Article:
I turn and look at Tom Truckle hiding behind the trees. “It’s time for you to talk to me.” I pull him out.
“Not before you get me out of here,” Tom says. “More of them are coming.”
He is right about that. “All right, follow me.”
I pull Tom with me toward the door, intending to keep using my skills to leave Oxford Asylum. The Pillar, however, keeps smoking in the garden.
“You’re not coming?” I grimace.
“After you kill ’em all.” He breathes out a curl of smoke in the air. “You’re the one who has a triple black belt in None Fu. Welcome to the future, Alice.”
SYLUM FOR THE
As I continue using my unmatchable None Fu skills, Tom Truckle hides behind me. He also answers some of my questions. It’s a weird way to have a conversation, but I want to know all about him.
“It’s my fault we lost the Wonderland War,” he says, as I strangle a few Reds.
“We?” I punch another. “Since when were you on the Inklings side?”
“There is so much you don’t know about me.”
“Better talk now, or I’ll do to you what I am doing to them.” I smash Reds into each other. “How come you’re the Mock Turtle? You’re a Wonderlander?”
“A neglected one, actually.” He ducks behind me. “No one ever noticed me back then.”
“I guess that’s why Lewis wrote so briefly about you.”
“Even though I inspired the famous mock turtle soup.”
“Don’t flatter yourself.” I somersault and kick two Reds in midair. “Its taste sucks. Who eats turtle soup?”
“That’s why I decided I’d be the director of an insane asylum,” he says. “Among the Mushroomers who fear and respect me.”
“I doubt that. They thought you were the maddest one in the asylum.”
“I don’t care what they thought. I had a plan.”
“Of course. I was supposed to connect with all asylums in the world and make sure they were filled with sane people.”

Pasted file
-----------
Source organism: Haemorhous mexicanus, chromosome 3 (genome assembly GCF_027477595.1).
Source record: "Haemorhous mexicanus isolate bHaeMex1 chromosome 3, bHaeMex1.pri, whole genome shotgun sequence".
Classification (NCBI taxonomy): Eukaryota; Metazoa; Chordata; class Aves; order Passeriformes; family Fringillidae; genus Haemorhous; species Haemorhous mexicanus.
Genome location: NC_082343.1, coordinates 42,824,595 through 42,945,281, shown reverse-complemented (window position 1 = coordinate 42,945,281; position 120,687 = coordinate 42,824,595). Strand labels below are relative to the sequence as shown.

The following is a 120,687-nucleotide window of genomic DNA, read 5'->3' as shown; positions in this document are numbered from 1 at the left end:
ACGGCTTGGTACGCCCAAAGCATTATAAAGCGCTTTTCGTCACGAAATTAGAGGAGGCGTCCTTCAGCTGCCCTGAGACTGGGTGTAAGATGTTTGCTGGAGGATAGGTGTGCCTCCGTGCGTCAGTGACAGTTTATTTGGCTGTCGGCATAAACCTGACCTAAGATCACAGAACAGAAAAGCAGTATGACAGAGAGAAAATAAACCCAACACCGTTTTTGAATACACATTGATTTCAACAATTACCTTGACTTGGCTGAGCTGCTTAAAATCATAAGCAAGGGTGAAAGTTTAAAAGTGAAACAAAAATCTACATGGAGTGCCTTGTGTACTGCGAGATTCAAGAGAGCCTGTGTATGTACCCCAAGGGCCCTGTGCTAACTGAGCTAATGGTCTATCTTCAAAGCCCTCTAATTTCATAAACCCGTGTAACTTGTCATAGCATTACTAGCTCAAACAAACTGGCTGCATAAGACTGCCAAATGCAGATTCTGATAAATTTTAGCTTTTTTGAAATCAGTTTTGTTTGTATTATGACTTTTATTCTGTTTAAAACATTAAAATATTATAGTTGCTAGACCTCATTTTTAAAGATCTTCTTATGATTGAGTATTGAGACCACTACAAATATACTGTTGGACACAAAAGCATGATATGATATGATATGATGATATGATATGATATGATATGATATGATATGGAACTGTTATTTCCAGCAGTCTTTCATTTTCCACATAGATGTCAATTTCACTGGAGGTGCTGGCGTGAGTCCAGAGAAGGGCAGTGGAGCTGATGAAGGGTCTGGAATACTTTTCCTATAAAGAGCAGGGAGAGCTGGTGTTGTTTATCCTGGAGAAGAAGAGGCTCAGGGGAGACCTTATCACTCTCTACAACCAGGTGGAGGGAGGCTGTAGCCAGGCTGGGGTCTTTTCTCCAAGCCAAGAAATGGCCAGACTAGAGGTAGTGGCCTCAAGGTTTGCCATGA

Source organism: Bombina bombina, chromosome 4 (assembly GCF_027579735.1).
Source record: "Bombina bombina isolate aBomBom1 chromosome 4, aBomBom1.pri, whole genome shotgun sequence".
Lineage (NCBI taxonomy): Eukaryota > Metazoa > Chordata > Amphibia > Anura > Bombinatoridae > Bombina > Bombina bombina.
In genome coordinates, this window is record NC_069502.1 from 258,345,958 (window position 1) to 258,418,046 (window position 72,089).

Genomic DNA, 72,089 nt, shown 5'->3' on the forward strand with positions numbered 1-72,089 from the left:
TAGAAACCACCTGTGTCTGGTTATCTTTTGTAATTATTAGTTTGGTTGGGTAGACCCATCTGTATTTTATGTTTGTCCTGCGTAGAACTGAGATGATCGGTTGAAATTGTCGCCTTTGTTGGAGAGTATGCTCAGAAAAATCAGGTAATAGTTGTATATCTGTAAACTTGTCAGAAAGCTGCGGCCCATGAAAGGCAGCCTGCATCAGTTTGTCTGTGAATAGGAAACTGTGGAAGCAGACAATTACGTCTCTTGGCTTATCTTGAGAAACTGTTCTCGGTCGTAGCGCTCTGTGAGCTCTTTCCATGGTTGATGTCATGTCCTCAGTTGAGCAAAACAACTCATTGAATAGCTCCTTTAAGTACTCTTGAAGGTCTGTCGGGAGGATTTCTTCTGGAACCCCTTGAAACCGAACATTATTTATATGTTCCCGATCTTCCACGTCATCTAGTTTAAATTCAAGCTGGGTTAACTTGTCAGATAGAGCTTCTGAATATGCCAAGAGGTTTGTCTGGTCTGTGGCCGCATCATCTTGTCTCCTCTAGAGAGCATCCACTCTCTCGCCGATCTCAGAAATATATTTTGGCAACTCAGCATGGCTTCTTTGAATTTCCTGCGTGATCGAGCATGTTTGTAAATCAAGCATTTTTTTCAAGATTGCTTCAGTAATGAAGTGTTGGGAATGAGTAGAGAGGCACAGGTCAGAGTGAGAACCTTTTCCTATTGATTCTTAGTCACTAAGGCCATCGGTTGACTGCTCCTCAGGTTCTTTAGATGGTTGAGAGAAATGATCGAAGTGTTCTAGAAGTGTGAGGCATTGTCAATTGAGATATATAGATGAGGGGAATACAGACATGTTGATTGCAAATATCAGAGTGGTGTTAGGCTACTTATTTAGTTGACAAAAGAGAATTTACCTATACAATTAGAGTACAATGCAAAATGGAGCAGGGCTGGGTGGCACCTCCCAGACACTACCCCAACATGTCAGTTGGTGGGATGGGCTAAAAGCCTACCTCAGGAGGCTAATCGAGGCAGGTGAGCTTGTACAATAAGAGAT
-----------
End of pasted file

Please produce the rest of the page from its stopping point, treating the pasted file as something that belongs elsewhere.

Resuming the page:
“What kind of plan was that? Who told you that?”
“Lewis told me to.”
I turn back and glare at him, choking a Red with one hand. With all of my skills, I wonder how we lost the war. “Don’t lie to me, Turtle!”
“I’m not,” he says. “Look behind you.”
I do, pulling Tom up with me while I’m doing another parkour move in the asylum’s corridor.
“Lewis wanted to guarantee the Inklings win the war. He set alternative plans everywhere to help the cause,” he says. “One day, when I was crying myself to death in Wonderland, he offered me a chance to be a hero.”
“You?” I don’t know if I am supposed to believe him. Shouldn’t it be me who becomes the hero?
“It was a long shot. The plan was that I collect the sanest scientists, teachers, and useful men and women into an asylum.”
“Are you saying the Mushroomers were sane?”
“In the beginning, yes. Although spending too much time in the asylum messed with their minds.”
“That’s the most stupid plan I ever heard.”
“It’s not. Lewis knew the Queen would wreak havoc on the sane world, spreading the insane everywhere. Remember how mad the world already was when you were in the asylum? The wars, the poverty, and sickness? The Queen of Hearts has been planning this since long ago, even before she posed as the Queen of England.”